OpenDroneMap on HPC (and other rootless environments)

I have had the pleasure this January working on a “Winter Term Project” with a couple student here at Oberlin College on getting OpenDroneMap running on our HPC. HPC environments are typically “rootless”, which means you can’t use Docker. The project has closed up with some updated documentation, pull requests adding config files, and similar which you can see over on the NodeODM and ClusterODM repositories.

I wanted to start a thread here on their work for them to talk about the architecture and challenges.


Here they are, queueing up the first big job…


Dear OpenDroneMap Community,

Quan and I have had the pleasure of working with Steve on this project to adapt OpenDroneMap to be able to run on HPC this winter term. It has been an enjoyable experience for me personally, and I want to share with all of you our progress.

At first, we started out not knowing much. I have only used ODM a few times before, and hardly knew the structure of ODM. It’s also my first time knowing anything related to HPC. I was afraid, but also curious on what I could learn to do and use my knowledge to improve ODM.

To adapt ODM to HPC, our challenge is that HPC environments are typically “rootless”, which means you should not need root privileges to run things in the environment. OpenDroneMap uses Docker to build and run the containers. These Docker containers need root permissions to make directories, run executables, etc. Therefore, Docker does not seem to be the ideal platform for using HPC. We thought of two alternatives to Docker: Podman and Singularity/Apptainer.

Podman at first looks really promising to us. It has similar syntax to Docker, and it just seems like another Docker but rootless, so we started out with it. However, after a lot of implementations and working around, it is not as promising as we thought it would be. Firstly, Podman has a lot of configs that needed to be set up. You need the correct permissions and privileges to actually able to run anything with podman. Secondly, even after finishing these configs, Podman has trouble working with SLURM. It looks like NFS is not fully supported in Podman, so our experimentation came to a dead end. Podman works well if you run NodeODM and ClusterODM by yourself, but struggles with scheduling system like SLURM. We had to find another way.

That’s when we tried Apptainer. Apptainer only requires a basic installation, and it seems to be the go-to platform when working with HPC clusters. However, ODM does not run as expected on Apptainer. NodeODMs and ClusterODM run well, but when we start to experiment with Starting Task and making it work, it fails halfway through. Steve suggests there was a chance because we were using Docker container, which creates an error. Since Apptainer is made to run intrinsically Apptainer-made containers, it might be a good idea to just create Apptainer container and run on it. We try making Apptainer container from definition file ported from Dockerfile, and it finally succeeds. It works perfectly on HPC and SLURM as well. After a bunch of experiments, we finally write down documentation and hope that you all can benefit from our experience working on this awesome project.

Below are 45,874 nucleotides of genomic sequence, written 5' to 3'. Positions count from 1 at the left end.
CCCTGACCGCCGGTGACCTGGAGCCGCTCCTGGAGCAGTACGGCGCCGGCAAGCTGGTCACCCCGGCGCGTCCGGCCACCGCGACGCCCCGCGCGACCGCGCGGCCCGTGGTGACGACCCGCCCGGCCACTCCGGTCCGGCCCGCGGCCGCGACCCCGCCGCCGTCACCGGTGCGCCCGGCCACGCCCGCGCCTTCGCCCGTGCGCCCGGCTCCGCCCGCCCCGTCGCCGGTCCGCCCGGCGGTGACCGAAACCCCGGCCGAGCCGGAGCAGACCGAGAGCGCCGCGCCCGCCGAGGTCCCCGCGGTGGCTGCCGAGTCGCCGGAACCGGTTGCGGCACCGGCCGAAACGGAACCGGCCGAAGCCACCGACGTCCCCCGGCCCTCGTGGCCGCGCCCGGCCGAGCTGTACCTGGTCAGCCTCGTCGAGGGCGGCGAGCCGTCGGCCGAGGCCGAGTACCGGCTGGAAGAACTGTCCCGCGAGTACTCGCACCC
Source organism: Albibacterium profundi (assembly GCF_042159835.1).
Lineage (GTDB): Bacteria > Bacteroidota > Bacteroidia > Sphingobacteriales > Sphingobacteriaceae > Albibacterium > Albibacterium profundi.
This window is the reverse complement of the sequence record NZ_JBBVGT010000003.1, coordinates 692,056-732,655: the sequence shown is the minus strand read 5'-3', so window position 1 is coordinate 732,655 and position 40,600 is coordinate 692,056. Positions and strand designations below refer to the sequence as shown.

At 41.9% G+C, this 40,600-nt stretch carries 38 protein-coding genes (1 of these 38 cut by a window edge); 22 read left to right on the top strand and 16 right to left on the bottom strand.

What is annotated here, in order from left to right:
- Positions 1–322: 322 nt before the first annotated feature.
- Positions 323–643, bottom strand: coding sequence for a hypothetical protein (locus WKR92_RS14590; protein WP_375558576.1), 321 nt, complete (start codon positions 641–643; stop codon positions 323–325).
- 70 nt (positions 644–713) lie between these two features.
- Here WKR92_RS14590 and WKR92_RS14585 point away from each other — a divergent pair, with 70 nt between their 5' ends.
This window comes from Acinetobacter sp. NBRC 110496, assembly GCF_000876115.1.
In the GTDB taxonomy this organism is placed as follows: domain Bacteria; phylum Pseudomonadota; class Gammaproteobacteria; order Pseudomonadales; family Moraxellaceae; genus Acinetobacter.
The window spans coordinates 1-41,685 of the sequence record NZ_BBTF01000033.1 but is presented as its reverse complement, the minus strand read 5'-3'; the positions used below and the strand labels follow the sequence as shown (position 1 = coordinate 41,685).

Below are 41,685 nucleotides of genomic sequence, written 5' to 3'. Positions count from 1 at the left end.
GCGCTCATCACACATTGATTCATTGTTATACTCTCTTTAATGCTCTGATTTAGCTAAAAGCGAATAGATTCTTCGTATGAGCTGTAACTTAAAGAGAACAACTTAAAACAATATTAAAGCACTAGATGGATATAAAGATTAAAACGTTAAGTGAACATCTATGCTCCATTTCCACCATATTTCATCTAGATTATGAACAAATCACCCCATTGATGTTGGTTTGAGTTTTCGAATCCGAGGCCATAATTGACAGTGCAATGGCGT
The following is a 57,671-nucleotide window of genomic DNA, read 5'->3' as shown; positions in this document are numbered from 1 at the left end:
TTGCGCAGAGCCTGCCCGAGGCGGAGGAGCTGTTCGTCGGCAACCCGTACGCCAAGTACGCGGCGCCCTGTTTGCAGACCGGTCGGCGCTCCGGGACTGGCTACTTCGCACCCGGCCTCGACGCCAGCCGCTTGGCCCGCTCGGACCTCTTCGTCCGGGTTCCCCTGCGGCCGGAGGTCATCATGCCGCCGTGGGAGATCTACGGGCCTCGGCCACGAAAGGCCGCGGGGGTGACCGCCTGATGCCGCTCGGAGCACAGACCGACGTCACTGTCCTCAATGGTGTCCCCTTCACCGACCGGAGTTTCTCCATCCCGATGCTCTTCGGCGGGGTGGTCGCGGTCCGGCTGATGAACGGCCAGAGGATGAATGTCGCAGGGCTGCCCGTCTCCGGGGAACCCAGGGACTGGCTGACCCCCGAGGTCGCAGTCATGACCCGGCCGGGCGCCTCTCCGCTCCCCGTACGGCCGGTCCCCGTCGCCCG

With that, we were finally able to conclude our winter term with a success. At least, I see this experience as so. I am really grateful for my colleagues working on this project with me, Steve and Quan, and want to thank them for their help. I hope this thread can shed some insights on our experience working to improve this awesome project. For all the ODM lovers out there, I hope this can encourage your burning love for drones and computers and continue to make interesting projects in the future.


This is a fantastic summary. Thank you Nghi and Quan! This was so much fun.

To add some detail: the failure is at poisson / meshing, which I suspect to maybe be a problem running on older chips on the cluster as a result of the incorrect instructions sets not being available. We needed to instead a dedicated apptainer build.

So happy to work on this project with you both, and I look forward to collaborating in the future.

For the interested, here are the relevant pull requests:


Thank you all for such a big and important contribution!

I hope to see you around for a long while yet :sunglasses:


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